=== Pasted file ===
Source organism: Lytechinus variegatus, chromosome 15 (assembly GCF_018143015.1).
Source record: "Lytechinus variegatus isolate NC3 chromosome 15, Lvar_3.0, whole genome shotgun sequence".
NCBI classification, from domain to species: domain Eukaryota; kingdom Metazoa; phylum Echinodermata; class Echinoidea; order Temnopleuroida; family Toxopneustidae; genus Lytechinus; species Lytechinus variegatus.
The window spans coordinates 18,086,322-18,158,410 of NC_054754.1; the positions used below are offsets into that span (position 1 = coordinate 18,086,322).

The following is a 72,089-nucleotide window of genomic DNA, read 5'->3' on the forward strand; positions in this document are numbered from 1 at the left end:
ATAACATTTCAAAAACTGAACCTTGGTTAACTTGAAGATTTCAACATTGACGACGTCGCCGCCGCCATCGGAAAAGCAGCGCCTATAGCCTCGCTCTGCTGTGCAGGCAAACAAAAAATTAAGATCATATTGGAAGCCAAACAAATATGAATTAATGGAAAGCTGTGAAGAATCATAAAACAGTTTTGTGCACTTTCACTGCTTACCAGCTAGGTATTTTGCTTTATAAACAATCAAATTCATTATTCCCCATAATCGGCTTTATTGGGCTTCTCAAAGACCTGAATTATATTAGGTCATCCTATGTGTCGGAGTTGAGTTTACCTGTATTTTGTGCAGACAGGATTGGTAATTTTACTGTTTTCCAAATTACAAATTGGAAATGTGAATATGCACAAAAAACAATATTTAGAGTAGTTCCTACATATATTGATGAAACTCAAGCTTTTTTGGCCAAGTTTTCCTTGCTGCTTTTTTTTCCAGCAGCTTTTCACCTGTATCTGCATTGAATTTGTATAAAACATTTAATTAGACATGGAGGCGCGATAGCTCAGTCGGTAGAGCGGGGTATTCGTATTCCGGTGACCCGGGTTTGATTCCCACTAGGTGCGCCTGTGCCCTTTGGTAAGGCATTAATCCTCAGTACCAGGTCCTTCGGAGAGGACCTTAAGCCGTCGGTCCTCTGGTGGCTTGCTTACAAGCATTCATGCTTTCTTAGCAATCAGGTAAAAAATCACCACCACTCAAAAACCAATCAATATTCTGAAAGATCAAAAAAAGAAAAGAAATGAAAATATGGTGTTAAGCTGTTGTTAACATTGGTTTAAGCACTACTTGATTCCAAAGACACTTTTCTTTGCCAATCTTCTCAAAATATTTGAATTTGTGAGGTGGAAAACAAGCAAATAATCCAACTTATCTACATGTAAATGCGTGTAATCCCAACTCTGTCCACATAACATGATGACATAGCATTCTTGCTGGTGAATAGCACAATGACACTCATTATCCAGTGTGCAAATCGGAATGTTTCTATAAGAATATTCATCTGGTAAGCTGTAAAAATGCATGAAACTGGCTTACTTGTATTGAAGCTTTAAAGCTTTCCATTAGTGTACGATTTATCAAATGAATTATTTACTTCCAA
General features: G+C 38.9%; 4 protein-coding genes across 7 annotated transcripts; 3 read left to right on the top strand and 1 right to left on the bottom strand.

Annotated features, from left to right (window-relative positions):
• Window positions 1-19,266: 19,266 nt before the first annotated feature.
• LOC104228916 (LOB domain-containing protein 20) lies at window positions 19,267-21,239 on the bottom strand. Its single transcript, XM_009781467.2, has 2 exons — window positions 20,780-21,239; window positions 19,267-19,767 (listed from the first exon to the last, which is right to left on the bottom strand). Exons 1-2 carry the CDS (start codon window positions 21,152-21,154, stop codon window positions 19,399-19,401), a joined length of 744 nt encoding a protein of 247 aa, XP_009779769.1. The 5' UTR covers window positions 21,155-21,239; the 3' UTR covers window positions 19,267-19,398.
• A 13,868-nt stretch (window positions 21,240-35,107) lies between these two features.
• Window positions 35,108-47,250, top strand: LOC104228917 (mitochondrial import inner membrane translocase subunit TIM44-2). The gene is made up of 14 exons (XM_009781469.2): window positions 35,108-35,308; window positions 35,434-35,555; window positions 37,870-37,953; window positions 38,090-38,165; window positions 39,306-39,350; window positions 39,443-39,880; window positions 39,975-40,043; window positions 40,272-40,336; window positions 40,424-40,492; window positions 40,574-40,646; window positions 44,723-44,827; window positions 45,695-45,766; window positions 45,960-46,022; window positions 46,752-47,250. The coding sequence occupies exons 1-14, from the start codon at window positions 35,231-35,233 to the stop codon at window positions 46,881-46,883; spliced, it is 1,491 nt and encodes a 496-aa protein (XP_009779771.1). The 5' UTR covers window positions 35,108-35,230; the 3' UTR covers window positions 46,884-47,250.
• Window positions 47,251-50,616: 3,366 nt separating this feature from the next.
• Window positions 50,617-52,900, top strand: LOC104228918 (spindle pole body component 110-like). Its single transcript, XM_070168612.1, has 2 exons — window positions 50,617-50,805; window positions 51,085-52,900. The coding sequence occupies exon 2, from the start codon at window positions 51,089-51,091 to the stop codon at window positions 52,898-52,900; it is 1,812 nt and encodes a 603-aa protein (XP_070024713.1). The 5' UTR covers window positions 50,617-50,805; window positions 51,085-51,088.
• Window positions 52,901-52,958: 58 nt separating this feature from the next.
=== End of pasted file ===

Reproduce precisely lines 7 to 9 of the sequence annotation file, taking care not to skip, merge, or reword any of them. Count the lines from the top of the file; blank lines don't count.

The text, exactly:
General features: G+C 38.9%; 4 protein-coding genes across 7 annotated transcripts; 3 read left to right on the top strand and 1 right to left on the bottom strand.

Annotated features, from left to right (window-relative positions):
• Window positions 1-19,266: 19,266 nt before the first annotated feature.